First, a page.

Happy International Talk Like a Pirate Day, mateys!
According to TalkLikeAPirate.com, Talk Like a Pirate Day has been around since 1995 when two self-described guys, John Baur and Mark Summers, found themselves talking like pirates during a game of racquetball. They decided pirate speak needed its own holiday and Summers’ ex-wife’s birthday was the day to celebrate it. Then, in 2002, this little-known holiday got a shot in the arm thanks to a Dave Barry column in the Miami Herald. Thereafter, TalkLikeAPirate.com says, “Hell broke loose.”
Indeed it did. Since then, pirate-themed brands like Pirate’s Booty, Captain Morgan and Long John Silver’s have jumped on the bandwagon, along with plenty of other enthusiastic albeit unexpected voices, like that of Tidy Cats, which still arguably found a way to insert itself into the conversation with “Time to change the litarrrrrr."
But Talk Like a Pirate Day isn’t a fluke.
National Pi Day
Take March 14, for example.
San Francisco’s Exploratorium, which calls itself a museum of science, art and human perception, said Pi Day – a celebration of the mathematical constant Pi – was started here by physicist Larry Shaw in 1988.
It, too, has not gone unnoticed by brands, particularly those that can make baking and pizza pie puns.
May the Fourth
Per StarWars.com, May 4 is the worldwide day to say, “May the Force be with you,” and celebrate “the beloved Star Wars story that binds our galaxy together.”
StarWars.com pointed to a half-page ad in the London Evening News in 1979 in which the Conservative party congratulated Margaret Thatcher on becoming the first female prime minister – “May the Fourth Be With You, Maggie” – as one of first references of “May the Fourth…” in popular culture. It has since gained steam thanks to the one-two punch of the Internet and rabid fans.
“While the idea of May the 4th did not start with Lucasfilm, the film company that created Star Wars has fully embraced the spirit of fandom that makes the day so special,” StarWars.com says.
And then of course there’s the retail bonanza — that only sometimes turns deadly — known as Black Friday.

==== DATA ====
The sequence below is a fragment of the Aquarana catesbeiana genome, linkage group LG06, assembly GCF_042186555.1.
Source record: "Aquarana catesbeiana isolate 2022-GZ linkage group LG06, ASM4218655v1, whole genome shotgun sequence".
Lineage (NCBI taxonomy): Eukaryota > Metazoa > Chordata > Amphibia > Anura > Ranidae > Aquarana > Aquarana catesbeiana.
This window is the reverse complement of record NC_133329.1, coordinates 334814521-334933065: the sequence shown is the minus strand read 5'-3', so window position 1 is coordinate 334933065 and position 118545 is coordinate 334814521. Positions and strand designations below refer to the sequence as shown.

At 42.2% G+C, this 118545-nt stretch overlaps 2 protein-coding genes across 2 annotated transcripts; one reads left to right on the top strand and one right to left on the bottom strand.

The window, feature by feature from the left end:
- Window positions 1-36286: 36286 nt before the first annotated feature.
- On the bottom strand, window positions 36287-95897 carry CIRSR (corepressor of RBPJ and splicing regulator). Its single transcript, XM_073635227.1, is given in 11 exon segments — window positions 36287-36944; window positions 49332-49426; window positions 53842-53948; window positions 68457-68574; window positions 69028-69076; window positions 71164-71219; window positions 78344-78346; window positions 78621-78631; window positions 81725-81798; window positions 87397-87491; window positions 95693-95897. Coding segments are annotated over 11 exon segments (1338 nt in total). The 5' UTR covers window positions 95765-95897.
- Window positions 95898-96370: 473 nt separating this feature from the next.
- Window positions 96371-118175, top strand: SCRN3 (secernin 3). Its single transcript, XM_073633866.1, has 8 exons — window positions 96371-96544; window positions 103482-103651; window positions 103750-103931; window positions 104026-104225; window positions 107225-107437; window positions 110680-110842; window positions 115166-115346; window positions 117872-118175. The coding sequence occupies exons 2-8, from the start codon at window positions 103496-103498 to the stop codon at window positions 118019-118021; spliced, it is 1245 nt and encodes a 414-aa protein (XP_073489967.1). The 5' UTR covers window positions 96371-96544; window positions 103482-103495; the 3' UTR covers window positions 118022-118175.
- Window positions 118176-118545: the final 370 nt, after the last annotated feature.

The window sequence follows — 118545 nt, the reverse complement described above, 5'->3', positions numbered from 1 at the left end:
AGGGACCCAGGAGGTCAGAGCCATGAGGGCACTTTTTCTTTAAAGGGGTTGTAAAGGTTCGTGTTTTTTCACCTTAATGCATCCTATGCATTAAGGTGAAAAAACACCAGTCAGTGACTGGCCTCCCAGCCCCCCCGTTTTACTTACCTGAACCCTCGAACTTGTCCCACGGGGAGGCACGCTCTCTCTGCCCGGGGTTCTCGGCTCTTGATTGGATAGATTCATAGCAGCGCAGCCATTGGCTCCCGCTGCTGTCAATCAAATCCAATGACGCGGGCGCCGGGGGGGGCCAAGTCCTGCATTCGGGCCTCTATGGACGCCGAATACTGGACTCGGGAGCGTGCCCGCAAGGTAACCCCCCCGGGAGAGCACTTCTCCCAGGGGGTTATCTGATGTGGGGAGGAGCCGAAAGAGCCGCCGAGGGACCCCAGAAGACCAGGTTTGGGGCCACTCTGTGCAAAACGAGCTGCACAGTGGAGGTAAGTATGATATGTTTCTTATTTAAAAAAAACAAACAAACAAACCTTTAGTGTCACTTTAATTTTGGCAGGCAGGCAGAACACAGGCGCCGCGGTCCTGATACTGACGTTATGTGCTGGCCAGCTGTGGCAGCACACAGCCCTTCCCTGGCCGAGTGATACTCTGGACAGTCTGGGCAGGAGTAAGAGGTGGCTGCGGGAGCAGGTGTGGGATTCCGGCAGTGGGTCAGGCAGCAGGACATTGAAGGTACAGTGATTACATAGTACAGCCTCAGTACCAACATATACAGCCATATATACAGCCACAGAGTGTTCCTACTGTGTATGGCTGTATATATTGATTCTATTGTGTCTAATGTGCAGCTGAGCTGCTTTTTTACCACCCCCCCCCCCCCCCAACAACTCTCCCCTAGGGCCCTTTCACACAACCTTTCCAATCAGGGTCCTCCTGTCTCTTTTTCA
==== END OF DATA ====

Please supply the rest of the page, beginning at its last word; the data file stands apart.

According to History.com, Black Friday’s origins can be traced to Philadelphia in the 1950s. That’s when the city hosted an Army-Navy football game after Thanksgiving and was besieged by shoppers, tourists and shoplifters.
“Sometime in the late 1980s, however, retailers found a way to reinvent Black Friday and turn it into something that reflected positively, rather than negatively, on them and their customers,” History.com said. The result is the event we know today with “black” referring to the day of the year businesses finally turn a profit. It is also popular in the UK, which, notably, does not even celebrate Thanksgiving, and has since spurred additional holidays like Small Business Saturday and Cyber Monday.
Per Omid Farhang, chief creative officer at brand experience agency Momentum Worldwide, consumers – specifically those that are particularly passionate about something – are also driving this trend.
“I believe it's a product of the renaissance of tribalism. It's never been easier to create social circles and earn social capital around even the most narrow passion points,” he said. “Feeling a sense of community is now just a click away, whether it's motivated by some irrational love of comic books, or cacti, or butterscotch pudding, or puggles, or crepe suzette, or lucky pennies, or pirate accents or whatever the hell else. Weirdos, unite!”
This, in turn, gives marketers the opportunity to tap into “narrow frequencies of interest where passions burn brightest.”
Further, Farhang said, “the smart brands are the ones trying to achieve intimacy at scale. That means targeting micro-communities and tapping into people's narrow interests.”
Per David Eichler, creative director of Decibel Blue Creative Marketing & PR, consumers with strong brand loyalty like, say, Dunkin’ Donuts fans, will know there's a holiday like National Coffee Day each year, which they will anticipate because they get a discount or freebie. (Note to coffee fans: It just so happens National Coffee Day is coming up on September 29.)
“There is probably also a sense of shared interest/community for those brand enthusiasts standing in line together,” he added.
Farhang agreed, saying this demonstrates a greater trend at play, which is “our unprecedented power to connect like-minded people who may have felt isolated or alone in previous generations.”
“Brands can help proliferate new communities,” he added. “And whether built upon an altruistic cause, an obscure taste or a goofball hobby, a sense of community is fundamental to the human experience. Suddenly National Cinnamon Raisin Bread Day doesn't sound so frivolous, right?” ...